Over the past few decades, the Internet and cyberspace have had an impact on relations between countries. In this battle, major countries, including China and the United States, try to outperform other countries in technology, which has positive implications for the advancement of the Internet, but at the same time the Internet has created a new atmosphere of competition, even hostility. Crucially, we have witnessed this in the current US-Iran rivalry.
On the subject of Internet content and the role and policies of governments in controlling cyberspace, powerful countries are trying to influence the direction and expanse of the Internet space. On the other hand, weaker countries in the field are trying to influence the Internet through content filtering, with a negative and defensive outlook. In such an environment, the serious competition that exists between Western countries and others is taking shape every day.
In the cyber-political space, “values” and “interests” are played out by various actors such as governments and organizations. And non-governmental organizations, and even people, are produced, distributed and consumed. As a matter of fact, cyber-policy has put new players alongside governments as the most important international-relations players, sometimes more powerful and successful than the governments themselves.
However, apart from all the positive benefits and benefits of the Internet, the reality is that it has provided a new war space that is referred to as cyberwarfare. In this type of war, countries and other actors use the Internet to spy, sabotage, create riots or revolutions, and even destroy critical military facilities.
Of course, the Internet has also created a new space for countries to cooperate and interact. In this context, it has made it easy and cheap to build relationships among all actors, including governments, individuals, organizations and institutions, with high speed and precision. As a result, the conditions for cooperation and interaction have become more important than ever.
As for the wider impact of the Internet on all aspects of politics and international relations through the dissemination of awareness, the fact is that the Internet has greatly contributed to facilitating and expanding access to information and knowledge in the national and international arena. Individuals and human societies have become more aware and literate than ever before, and the world is confronted with a new form of “awakening” in Muslim countries known as “Islamic awakening.”
As a result, political demands such as respect for democracy and the need to respect the political independence of nations, respect for cultural and religious values, the right to decent socio-economic development, and increased sensitivity to environmental issues are voiced. Accordingly, the Internet has affected the operating environment of countries and other actors.
Finally, a new space – cyberspace – has emerged in the international arena that cannot be analyzed based on past theories, approaches, and levels. In cyberspace, new and different kinds of friendship, cooperation, competition, hostility and war have been created alongside the patterns of the past. In addition, diverse actors have been added to traditional actors, which are highly ambiguous and unpredictable. As a result, new theories, approaches and perspectives that are much more flexible and open to the past need to be emphasized.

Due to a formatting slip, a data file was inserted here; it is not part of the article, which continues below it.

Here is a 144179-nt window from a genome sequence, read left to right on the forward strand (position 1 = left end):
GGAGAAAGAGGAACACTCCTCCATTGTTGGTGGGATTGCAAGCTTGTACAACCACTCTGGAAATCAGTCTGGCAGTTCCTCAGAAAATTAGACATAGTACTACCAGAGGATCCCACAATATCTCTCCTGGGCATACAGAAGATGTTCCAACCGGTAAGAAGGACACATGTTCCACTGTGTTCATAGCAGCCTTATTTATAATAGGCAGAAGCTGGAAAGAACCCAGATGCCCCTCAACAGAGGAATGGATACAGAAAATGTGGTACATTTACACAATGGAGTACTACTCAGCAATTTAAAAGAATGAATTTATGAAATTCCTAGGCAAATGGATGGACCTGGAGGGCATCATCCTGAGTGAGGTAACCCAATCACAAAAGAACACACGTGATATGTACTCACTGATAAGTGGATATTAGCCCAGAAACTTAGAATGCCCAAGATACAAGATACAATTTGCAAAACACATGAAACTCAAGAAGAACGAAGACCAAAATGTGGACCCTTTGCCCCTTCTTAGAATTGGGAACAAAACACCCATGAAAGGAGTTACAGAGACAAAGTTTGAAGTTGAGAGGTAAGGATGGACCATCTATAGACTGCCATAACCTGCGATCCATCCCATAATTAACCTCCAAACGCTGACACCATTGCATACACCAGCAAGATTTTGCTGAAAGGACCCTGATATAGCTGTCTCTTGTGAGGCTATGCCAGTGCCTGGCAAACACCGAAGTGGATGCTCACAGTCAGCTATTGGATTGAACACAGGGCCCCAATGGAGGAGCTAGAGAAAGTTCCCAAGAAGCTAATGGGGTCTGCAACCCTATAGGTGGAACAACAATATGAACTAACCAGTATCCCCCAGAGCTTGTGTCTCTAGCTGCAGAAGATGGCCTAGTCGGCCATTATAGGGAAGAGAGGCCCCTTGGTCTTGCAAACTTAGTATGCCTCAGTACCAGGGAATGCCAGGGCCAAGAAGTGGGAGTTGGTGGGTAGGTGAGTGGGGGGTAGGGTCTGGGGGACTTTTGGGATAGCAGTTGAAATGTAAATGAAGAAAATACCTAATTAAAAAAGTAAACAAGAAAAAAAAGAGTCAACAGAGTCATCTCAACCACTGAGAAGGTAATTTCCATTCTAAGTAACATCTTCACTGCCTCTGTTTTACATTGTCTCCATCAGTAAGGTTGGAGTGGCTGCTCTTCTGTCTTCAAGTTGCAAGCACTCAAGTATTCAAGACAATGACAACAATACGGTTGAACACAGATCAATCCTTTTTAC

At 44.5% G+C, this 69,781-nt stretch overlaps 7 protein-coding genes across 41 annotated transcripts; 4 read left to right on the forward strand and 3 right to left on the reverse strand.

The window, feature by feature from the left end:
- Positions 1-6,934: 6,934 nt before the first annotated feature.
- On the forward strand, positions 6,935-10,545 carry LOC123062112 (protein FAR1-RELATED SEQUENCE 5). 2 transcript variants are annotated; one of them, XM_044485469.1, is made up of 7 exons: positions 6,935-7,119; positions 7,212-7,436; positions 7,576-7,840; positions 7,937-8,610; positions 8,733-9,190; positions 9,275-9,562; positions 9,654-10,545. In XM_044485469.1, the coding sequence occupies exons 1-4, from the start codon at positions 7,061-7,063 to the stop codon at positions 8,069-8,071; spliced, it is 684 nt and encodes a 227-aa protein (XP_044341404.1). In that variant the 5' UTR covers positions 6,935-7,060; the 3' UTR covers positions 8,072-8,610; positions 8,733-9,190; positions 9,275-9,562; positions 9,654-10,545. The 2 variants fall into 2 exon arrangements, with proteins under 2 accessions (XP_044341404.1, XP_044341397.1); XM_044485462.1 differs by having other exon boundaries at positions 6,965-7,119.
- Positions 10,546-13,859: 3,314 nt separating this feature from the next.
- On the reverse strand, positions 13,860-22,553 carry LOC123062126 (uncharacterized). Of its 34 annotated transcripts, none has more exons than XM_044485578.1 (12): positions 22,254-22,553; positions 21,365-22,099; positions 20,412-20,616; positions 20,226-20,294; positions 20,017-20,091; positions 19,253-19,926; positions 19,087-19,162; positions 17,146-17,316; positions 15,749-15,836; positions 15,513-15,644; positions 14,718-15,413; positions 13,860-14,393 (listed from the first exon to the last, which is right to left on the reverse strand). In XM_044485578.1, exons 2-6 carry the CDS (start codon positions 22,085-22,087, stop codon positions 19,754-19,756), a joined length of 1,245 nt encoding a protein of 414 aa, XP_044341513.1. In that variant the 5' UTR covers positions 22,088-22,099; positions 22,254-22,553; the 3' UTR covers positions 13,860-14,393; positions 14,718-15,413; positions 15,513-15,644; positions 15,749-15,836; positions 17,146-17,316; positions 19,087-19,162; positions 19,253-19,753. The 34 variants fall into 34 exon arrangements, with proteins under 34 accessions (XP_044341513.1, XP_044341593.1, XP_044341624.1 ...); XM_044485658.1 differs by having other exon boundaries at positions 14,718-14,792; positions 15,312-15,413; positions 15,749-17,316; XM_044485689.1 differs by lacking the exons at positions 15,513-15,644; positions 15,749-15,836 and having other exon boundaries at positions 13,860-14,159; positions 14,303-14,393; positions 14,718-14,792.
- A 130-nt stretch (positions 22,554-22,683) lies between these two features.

Cyber-politics and cybersecurity are nowadays considered major issues by international-relations experts, along with older issues of war, economics, women’s rights and the environment, and some even consider it more important than others.
The Iranian government’s National Center for Cyberspace has outlined some of the Hassan Rouhani regime’s cyber-policies as follows:
“Over the past 15 years, soft norms have become internationally binding norms, and this process has been going on without Iran’s presence and effective role play, the process and formation of norms and binding norms that may sometimes conflict with national and international interests. Being sovereign, it would severely damage Iran’s rights and interests and provide future grounds and excuses for pressure and sanctions from the cyberspace.
“With the proliferation of political and media reports … on Iran’s cyberattacks on the US and Saudi Arabia, highlighting and inducing Iranian government support for destructive and stealing information and ‘presenting Iran as a cyber-threat’ accelerates the process. The sanctions could provide grounds for further pressure, cyber and non-cyber sanctions, and hostile countermeasures against our country, whose prospects could pose a threat to our country’s cyber interests. In the process, the country will see the imposition of a future ‘cyber crusade’ that requires the necessary technical, political and diplomatic arrangements beforehand in cooperation with all actors in the field.
“Establishment of normative grounds for joint action by US companies as a ‘frontline of cyberwarfare’ against the Iranian government and Iranian companies under the pretext of conducting cyberattacks by Iran and joint collective action to combat filtering and support for national [distrust] flows in.”
For example, cyberspace has provided new conditions for countries to cooperate and compete, and of course other actors in the military and security, political, economic, environmental, women’s, children’s, health, and education fields and more. Thus cyberspace has created new conditions in which international-relations issues are raised differently, resulting in a new form of cyber-policy that has particular implications for national and global security. Therefore, it is necessary to strengthen the Iranian government at the national level by thoroughly explaining and properly explaining cyber-politics and cybersecurity and its impact on all areas.